Author: Klark Byrd Source: www.oilcitynews.com CASPER, Wyo. — Rocky Mountain Oncology Center is offering the public a no-cost head and neck cancer screening this summer. From 2 to 4 p.m. on June 25, the center will be open to the public in an effort to promote early detection of head and neck cancers. Screenings will take place at Rocky Mountain Oncology Center, 6501 E. 2nd St. In collaboration with local ENTs, dentists and oral surgeons, no-cost head and neck cancer screenings will be done for anyone with a lump in the neck, a sore in the mouth, a throat that does not heal and may be painful, a sore throat that does not go away, difficulty swallowing, and a change or hoarseness in the voice, a news release about the event states. No appointment is necessary.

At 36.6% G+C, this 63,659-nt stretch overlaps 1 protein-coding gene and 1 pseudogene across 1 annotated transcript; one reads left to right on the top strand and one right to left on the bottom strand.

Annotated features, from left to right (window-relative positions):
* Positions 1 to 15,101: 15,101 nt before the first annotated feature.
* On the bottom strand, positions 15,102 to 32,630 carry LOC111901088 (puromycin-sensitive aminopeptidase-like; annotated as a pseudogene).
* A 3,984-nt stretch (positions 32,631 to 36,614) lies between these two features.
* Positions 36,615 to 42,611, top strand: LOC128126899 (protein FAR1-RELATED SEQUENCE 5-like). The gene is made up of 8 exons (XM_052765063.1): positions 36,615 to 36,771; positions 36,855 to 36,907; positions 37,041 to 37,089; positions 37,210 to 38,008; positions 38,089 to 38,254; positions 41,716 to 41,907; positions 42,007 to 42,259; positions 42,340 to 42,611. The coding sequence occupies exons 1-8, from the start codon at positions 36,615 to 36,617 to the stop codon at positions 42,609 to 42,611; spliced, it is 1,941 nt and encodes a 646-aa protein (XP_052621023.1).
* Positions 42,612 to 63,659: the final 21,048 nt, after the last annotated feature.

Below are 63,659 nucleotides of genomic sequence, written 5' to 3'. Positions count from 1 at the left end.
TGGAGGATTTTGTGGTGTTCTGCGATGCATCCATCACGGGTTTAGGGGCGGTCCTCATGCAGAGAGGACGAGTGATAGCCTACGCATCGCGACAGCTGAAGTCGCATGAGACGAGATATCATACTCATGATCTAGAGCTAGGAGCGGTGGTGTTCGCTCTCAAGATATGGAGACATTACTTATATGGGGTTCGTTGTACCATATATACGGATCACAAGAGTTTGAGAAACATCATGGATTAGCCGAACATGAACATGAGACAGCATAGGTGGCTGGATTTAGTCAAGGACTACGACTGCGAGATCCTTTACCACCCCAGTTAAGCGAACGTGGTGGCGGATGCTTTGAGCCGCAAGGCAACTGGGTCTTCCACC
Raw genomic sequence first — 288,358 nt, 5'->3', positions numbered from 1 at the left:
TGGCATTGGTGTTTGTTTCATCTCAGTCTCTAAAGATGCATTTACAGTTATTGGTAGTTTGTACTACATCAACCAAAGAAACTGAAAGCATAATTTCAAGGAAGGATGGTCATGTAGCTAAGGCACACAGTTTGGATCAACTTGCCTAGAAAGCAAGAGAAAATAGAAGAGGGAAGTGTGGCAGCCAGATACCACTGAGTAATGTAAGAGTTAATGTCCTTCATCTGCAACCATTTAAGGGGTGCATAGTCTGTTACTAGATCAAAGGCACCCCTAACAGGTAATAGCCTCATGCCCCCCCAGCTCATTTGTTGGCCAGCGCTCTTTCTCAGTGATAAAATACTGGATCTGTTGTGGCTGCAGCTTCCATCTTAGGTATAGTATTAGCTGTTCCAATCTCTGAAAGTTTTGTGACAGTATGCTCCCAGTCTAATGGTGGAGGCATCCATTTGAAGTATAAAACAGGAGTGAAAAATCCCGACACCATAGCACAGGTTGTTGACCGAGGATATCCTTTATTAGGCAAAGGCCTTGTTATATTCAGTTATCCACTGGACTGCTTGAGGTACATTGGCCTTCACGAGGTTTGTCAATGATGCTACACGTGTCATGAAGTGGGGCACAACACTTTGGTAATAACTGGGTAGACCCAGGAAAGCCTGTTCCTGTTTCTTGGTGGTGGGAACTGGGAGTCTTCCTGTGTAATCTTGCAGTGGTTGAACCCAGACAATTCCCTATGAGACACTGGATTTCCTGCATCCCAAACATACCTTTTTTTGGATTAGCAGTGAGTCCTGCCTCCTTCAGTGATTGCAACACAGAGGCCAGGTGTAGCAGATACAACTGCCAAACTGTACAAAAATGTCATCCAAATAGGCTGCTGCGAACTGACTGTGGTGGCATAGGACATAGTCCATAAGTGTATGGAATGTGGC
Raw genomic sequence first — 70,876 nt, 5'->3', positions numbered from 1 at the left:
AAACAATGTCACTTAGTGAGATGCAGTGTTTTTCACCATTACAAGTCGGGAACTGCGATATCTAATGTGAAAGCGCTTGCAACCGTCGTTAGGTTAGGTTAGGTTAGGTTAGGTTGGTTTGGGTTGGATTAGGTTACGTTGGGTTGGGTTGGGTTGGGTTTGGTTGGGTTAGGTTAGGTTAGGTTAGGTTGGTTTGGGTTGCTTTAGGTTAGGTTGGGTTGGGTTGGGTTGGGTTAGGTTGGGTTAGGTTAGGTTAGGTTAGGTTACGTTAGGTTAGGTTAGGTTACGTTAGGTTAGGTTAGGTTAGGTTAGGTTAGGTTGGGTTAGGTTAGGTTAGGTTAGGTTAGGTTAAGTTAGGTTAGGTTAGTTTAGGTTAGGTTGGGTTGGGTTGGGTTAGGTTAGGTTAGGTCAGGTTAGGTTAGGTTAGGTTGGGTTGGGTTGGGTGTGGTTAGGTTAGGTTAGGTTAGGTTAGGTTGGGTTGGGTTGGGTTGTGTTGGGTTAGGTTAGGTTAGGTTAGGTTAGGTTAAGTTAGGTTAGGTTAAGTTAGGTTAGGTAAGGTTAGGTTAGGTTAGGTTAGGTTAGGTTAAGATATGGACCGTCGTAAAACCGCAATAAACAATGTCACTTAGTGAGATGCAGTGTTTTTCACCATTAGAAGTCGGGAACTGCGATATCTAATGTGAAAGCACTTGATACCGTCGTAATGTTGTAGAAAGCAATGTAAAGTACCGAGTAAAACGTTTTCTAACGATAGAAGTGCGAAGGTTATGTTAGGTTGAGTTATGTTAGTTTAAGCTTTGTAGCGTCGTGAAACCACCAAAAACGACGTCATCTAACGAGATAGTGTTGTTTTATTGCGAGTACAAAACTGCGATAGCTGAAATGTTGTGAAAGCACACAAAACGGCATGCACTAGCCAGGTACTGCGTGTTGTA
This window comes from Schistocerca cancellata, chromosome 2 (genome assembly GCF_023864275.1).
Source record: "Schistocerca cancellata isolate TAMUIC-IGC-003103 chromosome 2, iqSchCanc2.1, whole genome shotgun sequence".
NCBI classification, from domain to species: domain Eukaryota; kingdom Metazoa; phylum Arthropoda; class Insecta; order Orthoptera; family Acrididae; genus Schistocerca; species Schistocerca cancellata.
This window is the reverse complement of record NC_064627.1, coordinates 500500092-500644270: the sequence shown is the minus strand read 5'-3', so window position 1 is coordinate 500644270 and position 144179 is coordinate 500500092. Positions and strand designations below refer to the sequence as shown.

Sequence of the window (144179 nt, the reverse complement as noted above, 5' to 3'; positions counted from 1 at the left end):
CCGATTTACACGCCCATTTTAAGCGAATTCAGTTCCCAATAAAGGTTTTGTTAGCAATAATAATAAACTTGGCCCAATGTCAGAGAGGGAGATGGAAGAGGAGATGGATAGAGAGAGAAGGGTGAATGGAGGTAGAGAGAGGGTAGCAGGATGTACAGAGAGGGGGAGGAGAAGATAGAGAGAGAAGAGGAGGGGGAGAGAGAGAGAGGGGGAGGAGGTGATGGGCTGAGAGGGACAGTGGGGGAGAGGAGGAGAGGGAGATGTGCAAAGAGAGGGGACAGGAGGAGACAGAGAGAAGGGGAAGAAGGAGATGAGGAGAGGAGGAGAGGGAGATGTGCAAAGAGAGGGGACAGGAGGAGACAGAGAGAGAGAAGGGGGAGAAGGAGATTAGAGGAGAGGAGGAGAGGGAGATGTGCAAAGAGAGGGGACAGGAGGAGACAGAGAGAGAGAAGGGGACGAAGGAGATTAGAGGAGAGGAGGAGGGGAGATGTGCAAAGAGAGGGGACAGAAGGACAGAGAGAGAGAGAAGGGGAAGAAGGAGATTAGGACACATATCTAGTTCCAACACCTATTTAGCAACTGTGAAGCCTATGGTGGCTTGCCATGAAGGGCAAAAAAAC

Source: www.nzherald.co.nz Author: Joe Pinkstone, Daily Telegraph UK A revolutionary cancer tool that can halve the time some patients need to be subjected to radiotherapy has been developed by British experts and is 99.9 per cent accurate. Head and neck cancers are notoriously tricky to tackle as the tumour and the patient's face often change shape during treatment due to significant weight loss. More than 12,000 people in the UK are diagnosed with head or neck cancer every year and the treatment involves being blasted with radiation to shrink a tumour while the patient lies motionless inside a mask that protects healthy tissue. "When I started training, we basically laid someone down on the bed, put a plastic mask on them and took some X-rays from the front and the side," Prof Kevin Harrington, head of radiotherapy and imaging at the Institute of Cancer Research and a consultant oncologist, told The Telegraph. "We would then blast away at them every day for six or seven weeks, treating the same area irrespective of the fact that during the treatment the patient would lose up to 10 per cent of their body weight. "Their body would shrink, the shape of the area we were radiating would shrink and as they subsided and lost weight the position of their head would slightly change and we wouldn't adjust one iota to that, we just carried on the way we were." In an ideal world, Harrington said, scans would be done every day to create [...]